Besides shoe-leather reporting, 2016 could also be the year when, to quote the cliche, the revolution (if any) will be livestreamed. Livestreaming platforms like Meerkat and Periscope have seen a noticeable adoption surge in 2015, and Facebook’s entry could well turn out as the game-changer. Ole Reißmann, managing editor of, writes, “2016 will be the year of livestreaming video for journalism. Its rise started in 2015 with Meerkat and then Twitter’s Periscope. It was just the right moment for live video: faster mobile networks, better smartphones with great cameras, and easy-to-use apps made all the difference. Even more important: Twitter brought its user base along with its Periscope purchase."

Product management

This is an interesting prediction, given that product management is fast emerging as an important newsroom role. Cindy Royal, associate professor at the School of Journalism and Mass Communication at Texas State University, writes, “In 2016, media organizations and journalism schools will begin to comprehend and define product management and embrace it as a relevant and critical career path. Shouldn’t people in these roles be trained to have the storytelling, ethical, and legal mindset of a media professional?"

She continues, “For example, the simple decision of providing social sharing icons on one’s website requires someone who understands the specific functionality, can decide which sites to represent, knows what the user will be able to do on each site and can plan the organization’s interaction with the content. Analytics associated with this feature need to be gathered and comprehended, and the role of this activity needs to be incorporated into the organization’s broader social media strategy."


What then happens to monetization, the very ability to generate revenue through content (news, video or otherwise). According to Reuters TV and executive editor Dan Colarusso, 2016 is going to be the year of “monetizing dangerously". Why? He argues that it’s ultimately about survival. “In a market where the audience is irreparably fragmented and new entrants are cripplingly overvalued, publishers and broadcasters will need to start to assemble the tribes that will help win the long war."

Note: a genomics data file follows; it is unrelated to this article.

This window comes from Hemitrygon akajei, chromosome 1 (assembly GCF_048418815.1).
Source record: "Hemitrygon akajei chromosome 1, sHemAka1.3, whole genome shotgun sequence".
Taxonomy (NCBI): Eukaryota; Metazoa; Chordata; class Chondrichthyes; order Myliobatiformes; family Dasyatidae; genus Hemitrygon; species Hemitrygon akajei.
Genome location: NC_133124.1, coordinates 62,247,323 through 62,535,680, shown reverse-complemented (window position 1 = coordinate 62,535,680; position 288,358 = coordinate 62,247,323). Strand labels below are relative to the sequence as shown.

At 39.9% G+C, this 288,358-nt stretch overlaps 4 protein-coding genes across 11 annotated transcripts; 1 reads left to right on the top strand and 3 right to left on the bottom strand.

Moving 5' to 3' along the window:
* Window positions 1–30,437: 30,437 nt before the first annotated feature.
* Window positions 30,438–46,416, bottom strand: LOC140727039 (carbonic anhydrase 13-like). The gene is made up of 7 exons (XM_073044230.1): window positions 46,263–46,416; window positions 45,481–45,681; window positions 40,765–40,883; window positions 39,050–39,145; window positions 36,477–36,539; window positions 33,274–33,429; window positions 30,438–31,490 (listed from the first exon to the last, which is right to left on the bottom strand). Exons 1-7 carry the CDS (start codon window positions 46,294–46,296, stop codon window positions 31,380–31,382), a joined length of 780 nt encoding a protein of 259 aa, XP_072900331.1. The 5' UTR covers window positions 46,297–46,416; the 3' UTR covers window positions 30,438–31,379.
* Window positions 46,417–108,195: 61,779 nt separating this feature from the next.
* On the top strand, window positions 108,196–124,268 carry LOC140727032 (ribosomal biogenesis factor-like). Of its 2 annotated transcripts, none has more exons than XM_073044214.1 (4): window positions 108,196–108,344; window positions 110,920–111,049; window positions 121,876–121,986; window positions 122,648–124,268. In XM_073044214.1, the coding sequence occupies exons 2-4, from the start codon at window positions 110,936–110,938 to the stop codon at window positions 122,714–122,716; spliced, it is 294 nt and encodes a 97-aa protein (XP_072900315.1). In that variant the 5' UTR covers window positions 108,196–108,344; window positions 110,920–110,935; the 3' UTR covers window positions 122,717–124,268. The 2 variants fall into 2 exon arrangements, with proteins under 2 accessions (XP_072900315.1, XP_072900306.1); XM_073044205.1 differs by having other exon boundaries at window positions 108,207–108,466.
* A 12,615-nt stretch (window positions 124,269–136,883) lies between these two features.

Essentially, everyone will be trying to win over and monetize their loyal base of customers. Colarusso further explains that despite great traffic from native Facebook videos or valued customers who will come back repeatedly, “there has to be more gold at the end of these rainbows". He adds, “We want them not only to come back to us but look for us across platforms and in their emails."

Facebook, Google and Twitter may already have loyal audiences who swear by them, but the key will be to illustrate the power of having them. He cites the example of website, Upworthy, that is looking to measure “attention minutes". While at Reuters TV, the company is hunting monthly active users.

Colarusso writes, “In the past few years, we have all gotten accustomed to talking about engaging with readers; 2016 will be the year publishers fall over themselves to get engaged to readers—and to make sure the relationship lasts."

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Updated: 21 Dec 2015, 04:04 PM IST